BRADENTON, Fla — It’s that time again! The political season, and if you’ve been following it at all, it looks to be one of the most contentious in recent memory with national congressional seats up for grabs along with numerous state and local races. Despite the apparent fact that there seems to be a kind of “nastiness” to the current campaigning, this could prove to be a sales bonanza for news/talk radio stations.
But, if you haven’t given it much thought for awhile, there are some strict FCC rules that must be followed when it comes to political ads. Whether it’s for state, local, or federal seats, legally qualified candidates are entitled to the lowest unit rate during the 45 days before a primary and 60 days before the general election. This rule applies only to candidates and their authorized campaign committees.
If it’s a political action committee or some other kind of citizens group, they are not entitled to any special treatment. And, of course, all political ads must include a “paid for” or “sponsored by” statement.
An important wrinkle to all of this is separate online advertising. In today’s hi-tech world almost all radio stations have an online presence where their programming is streamed. However, separate political ads on a website are not governed by any FCC rules, although the Commission currently is exploring this matter. So there is nothing to deny a station charging an additional fee for an online audio feed if it’s a separate commercial. Or even offering it as a no-charge bonus in order to get the order.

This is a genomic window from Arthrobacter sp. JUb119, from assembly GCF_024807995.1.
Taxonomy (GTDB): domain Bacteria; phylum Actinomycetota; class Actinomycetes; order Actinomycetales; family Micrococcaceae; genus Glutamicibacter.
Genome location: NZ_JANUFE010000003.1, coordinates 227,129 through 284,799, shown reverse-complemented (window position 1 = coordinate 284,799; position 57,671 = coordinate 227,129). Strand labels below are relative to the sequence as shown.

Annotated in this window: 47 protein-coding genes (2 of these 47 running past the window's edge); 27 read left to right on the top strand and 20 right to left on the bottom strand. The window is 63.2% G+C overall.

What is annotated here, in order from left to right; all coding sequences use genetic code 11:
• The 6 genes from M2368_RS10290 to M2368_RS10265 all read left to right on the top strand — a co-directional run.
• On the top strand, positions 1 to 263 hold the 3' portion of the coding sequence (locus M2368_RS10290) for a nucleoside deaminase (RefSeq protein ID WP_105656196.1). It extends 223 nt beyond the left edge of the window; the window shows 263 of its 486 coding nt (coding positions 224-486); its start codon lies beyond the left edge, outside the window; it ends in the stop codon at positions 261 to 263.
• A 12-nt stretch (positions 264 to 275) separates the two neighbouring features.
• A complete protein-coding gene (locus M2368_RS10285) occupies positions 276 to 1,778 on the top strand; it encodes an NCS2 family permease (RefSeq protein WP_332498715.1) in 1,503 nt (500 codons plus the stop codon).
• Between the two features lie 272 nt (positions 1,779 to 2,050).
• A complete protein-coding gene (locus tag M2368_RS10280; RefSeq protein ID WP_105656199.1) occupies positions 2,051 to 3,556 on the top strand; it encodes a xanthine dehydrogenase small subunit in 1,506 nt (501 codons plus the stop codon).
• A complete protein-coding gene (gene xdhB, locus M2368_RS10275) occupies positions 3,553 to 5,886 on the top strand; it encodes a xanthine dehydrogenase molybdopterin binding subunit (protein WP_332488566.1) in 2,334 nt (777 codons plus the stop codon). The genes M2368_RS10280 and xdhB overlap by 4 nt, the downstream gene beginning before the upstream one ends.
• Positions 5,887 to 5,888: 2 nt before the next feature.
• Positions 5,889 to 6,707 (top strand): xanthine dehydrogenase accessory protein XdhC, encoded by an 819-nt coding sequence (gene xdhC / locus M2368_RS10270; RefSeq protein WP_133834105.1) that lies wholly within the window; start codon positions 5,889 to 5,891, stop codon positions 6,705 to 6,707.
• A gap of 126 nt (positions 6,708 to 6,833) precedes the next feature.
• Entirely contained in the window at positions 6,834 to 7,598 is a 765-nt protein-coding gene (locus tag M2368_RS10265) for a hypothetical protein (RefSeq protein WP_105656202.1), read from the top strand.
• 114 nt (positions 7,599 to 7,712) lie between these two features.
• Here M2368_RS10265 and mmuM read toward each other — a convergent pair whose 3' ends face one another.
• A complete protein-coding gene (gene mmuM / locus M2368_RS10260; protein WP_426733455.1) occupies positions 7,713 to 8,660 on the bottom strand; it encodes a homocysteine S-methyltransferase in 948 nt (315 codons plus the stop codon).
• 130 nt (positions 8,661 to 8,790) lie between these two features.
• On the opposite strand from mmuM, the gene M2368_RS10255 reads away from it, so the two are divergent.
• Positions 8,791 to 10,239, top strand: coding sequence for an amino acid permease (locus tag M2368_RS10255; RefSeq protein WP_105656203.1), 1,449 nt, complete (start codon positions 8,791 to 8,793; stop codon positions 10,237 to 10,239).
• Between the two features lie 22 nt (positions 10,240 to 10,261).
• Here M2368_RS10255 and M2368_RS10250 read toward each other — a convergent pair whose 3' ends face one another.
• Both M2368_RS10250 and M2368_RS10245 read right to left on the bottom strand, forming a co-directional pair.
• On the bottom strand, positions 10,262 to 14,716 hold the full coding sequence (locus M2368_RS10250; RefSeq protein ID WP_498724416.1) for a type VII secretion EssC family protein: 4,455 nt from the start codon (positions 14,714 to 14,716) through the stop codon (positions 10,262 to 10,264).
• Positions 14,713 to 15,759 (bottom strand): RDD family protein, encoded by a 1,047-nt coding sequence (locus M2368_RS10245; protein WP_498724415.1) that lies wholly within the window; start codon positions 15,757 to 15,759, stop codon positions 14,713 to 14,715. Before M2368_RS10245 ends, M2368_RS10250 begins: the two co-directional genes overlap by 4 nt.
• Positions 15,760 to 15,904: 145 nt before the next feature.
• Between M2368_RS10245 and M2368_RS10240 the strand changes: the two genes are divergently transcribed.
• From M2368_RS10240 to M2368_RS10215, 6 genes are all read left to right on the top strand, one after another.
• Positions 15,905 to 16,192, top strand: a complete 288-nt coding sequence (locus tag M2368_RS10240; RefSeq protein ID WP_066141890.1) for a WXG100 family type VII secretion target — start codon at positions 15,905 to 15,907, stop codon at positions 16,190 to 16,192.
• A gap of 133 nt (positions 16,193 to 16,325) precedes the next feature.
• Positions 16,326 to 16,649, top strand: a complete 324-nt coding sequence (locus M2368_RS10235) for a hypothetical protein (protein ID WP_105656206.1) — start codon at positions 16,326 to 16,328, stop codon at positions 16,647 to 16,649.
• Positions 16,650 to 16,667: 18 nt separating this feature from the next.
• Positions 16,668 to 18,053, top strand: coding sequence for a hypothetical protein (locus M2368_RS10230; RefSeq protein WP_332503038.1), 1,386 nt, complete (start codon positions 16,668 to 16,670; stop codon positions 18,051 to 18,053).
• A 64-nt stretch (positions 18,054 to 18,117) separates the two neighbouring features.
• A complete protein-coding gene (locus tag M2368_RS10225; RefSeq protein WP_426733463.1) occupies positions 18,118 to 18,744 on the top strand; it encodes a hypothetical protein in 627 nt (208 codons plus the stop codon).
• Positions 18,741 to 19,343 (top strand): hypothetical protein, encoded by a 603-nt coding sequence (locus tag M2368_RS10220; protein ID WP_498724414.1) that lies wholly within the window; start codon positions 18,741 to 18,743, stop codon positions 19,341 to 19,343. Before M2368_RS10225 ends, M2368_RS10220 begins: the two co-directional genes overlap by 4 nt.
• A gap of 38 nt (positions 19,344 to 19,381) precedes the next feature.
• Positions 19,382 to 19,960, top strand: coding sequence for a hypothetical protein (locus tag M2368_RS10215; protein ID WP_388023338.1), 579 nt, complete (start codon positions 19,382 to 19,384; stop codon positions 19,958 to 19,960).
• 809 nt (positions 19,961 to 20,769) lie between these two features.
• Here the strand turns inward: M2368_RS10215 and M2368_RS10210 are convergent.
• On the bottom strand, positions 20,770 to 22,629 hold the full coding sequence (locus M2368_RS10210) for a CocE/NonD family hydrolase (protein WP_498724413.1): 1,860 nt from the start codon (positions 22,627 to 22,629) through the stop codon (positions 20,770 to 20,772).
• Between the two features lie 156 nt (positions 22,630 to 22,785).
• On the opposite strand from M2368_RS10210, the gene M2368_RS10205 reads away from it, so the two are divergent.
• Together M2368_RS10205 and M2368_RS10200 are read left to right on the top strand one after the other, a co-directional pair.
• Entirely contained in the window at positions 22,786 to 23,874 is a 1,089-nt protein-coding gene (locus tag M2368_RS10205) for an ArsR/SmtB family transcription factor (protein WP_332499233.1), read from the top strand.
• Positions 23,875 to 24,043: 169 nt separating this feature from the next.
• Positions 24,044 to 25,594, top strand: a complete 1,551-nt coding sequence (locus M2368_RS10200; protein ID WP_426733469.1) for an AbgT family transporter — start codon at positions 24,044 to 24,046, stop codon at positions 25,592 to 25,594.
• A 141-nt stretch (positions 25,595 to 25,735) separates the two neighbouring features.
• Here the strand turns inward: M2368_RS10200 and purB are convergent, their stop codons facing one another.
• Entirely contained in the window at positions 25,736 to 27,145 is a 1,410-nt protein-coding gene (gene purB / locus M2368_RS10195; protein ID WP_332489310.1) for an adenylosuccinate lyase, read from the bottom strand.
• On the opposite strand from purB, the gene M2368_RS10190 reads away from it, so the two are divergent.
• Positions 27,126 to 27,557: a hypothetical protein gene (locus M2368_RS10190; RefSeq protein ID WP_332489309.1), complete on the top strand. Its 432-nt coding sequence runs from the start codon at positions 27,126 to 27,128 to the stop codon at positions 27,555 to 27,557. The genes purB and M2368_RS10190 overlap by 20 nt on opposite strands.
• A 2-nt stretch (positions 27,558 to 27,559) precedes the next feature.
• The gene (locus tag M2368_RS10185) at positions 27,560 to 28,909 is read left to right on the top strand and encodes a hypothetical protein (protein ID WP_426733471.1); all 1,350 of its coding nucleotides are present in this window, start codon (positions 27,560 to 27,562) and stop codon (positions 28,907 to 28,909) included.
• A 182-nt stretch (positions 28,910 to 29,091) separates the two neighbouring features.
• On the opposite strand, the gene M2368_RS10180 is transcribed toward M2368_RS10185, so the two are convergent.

Because of the unusual and offbeat nature of today’s scene, numerous people with little or no political experience beyond participating in on-street demonstrations and rallies have jumped into the political arena as possible candidates for public office. And many of them approach their hometown news/talk station wishing to be guests on one of the local shows.
This is fertile ground for local sales folks to suggest ad campaigns. Oh yes, they might make good guests but designing an ad campaign might not be a poor idea. In these cases solid cooperation is vital between the program department and the sales department should a program host or producer be approached for a guest spot, or the host seeks a candidate as a guest.
A number of sales folks have reported to me that they are having a pretty good year related to the improving national economy. So, without trying to seem too cynical, here’s an opportunity to make it a great sales year.
Al Herskovitz is president of H&H Communications and a TALKERS marketing consultant. He can be emailed at: firstname.lastname@example.org.